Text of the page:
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    ICJR Interviews: Assessing Safety of Outpatient THA

    Total hip arthroplasty (THA) is acknowledged to be a safe and effective procedure for managing pain and functional disability in patients with osteoarthritis, with reproducible results.

    Is that the still the case when the procedure is performed at a freestanding, independent ambulatory surgery center?

    Yes it, according to Gregg R. Klein, MD, from the Hartzband Center for Hip & Knee Replacement in Paramus, New Jersey.

    He and his colleagues retrospectively reviewed the charts of 549 patients who had undergone outpatient THA between 2008 and 2014. The found favorable results comparable to what has been reported in the literature:
    3 admissions to the hospital from the surgical center for management of complications
    1 emergency department visit the day of surgery for pain management
    10 readmissions for irrigation and debridement of a hematoma or for delayed wound healing
    5 postoperative infections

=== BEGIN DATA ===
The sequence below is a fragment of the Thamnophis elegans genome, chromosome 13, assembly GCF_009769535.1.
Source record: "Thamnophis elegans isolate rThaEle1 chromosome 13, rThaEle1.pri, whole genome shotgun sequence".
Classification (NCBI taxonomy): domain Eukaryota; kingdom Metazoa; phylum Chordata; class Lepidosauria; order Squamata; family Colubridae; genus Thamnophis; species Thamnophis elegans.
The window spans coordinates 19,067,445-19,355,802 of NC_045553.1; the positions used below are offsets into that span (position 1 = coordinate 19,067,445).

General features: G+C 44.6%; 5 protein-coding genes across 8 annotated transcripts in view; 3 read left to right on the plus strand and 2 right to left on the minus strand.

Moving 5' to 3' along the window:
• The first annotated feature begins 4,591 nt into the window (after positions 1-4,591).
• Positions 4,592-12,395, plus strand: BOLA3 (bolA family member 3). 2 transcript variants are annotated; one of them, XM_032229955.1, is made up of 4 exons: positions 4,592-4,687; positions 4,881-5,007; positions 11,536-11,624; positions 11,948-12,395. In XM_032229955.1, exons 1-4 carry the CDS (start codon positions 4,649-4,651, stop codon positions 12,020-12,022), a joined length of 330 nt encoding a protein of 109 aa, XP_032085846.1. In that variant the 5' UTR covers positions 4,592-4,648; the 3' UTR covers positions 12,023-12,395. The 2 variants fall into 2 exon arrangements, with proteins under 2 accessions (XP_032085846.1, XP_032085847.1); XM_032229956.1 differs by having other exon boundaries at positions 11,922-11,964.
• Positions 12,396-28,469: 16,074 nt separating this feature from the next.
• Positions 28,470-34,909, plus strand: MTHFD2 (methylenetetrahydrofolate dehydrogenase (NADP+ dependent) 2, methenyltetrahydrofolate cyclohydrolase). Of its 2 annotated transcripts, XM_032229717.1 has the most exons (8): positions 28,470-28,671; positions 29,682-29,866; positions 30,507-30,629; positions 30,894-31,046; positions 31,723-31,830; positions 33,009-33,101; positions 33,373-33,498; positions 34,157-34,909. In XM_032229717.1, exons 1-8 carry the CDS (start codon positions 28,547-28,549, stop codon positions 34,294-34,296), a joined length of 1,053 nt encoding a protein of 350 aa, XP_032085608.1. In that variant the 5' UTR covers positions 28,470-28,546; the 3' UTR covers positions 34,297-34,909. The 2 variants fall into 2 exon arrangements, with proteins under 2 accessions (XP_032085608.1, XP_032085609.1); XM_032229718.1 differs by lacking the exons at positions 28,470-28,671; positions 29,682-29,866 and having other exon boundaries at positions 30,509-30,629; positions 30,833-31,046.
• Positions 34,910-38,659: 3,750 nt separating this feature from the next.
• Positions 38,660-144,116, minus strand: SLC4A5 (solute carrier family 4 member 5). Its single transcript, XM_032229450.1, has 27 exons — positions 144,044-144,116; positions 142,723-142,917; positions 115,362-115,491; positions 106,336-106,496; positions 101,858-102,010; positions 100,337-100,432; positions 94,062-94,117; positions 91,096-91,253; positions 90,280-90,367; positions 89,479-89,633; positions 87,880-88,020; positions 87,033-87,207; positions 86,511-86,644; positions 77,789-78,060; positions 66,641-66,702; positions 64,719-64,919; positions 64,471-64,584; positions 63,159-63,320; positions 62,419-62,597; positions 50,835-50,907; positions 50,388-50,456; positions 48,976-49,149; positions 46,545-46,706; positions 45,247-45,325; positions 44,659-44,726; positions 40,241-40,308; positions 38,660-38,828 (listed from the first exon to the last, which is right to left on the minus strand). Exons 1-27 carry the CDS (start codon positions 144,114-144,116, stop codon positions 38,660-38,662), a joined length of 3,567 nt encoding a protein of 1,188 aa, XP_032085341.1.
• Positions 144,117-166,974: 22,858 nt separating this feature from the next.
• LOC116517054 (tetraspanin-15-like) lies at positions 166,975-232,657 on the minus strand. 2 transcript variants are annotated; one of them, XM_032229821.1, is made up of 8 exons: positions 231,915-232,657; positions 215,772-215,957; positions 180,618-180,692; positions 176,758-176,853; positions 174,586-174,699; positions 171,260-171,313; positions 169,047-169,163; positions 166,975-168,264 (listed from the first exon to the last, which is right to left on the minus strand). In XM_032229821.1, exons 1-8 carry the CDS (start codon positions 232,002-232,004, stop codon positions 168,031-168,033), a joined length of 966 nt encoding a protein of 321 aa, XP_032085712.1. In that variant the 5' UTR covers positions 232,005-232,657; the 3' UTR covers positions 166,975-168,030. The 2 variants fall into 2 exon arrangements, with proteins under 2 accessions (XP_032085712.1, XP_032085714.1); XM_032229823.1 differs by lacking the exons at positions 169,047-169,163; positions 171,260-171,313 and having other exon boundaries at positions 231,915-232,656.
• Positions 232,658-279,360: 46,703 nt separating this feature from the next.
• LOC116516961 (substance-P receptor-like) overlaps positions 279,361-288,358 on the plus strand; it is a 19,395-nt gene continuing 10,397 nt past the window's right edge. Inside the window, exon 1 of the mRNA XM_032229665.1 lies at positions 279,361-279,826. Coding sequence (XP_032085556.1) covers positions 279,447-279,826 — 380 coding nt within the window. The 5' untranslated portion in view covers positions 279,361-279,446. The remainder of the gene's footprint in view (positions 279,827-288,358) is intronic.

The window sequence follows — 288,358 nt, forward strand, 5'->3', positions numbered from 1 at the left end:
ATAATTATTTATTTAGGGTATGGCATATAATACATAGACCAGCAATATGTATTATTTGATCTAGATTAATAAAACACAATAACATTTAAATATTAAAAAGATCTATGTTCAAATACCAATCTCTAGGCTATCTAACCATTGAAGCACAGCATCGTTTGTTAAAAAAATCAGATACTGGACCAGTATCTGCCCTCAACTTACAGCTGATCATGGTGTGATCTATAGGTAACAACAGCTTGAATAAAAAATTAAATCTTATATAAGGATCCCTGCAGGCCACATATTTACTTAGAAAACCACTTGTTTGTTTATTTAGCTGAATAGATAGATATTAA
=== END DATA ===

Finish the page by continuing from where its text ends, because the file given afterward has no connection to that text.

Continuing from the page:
6 dislocations within 90 days
    3 venous thromboembolisms

    Dr. Klein said 5 of the 10 wound complications occurred within the first 100 patients and were likely related to overly aggressive anticoagulation and mobilization protocols that have since been altered.

    He and his colleagues concluded, “Outpatient THA at an ambulatory surgical center is safe and effective when performed on the appropriately indicated patient.”

    Click the image above to hear Dr. Klein discuss the study, “Same Day Total Hip Arthroplasty Performed at an Ambulatory Surgical Center: 90-Day Complication Rate on 549 Patients” (Paper 407), which was presented at the 2016 Annual Meeting of the American Academy of Orthopaedic Surgeons in Orlando.

    Producer: Henrik B. Pedersen; Director: Michael Bugera; Post Production: Charles J. Maynard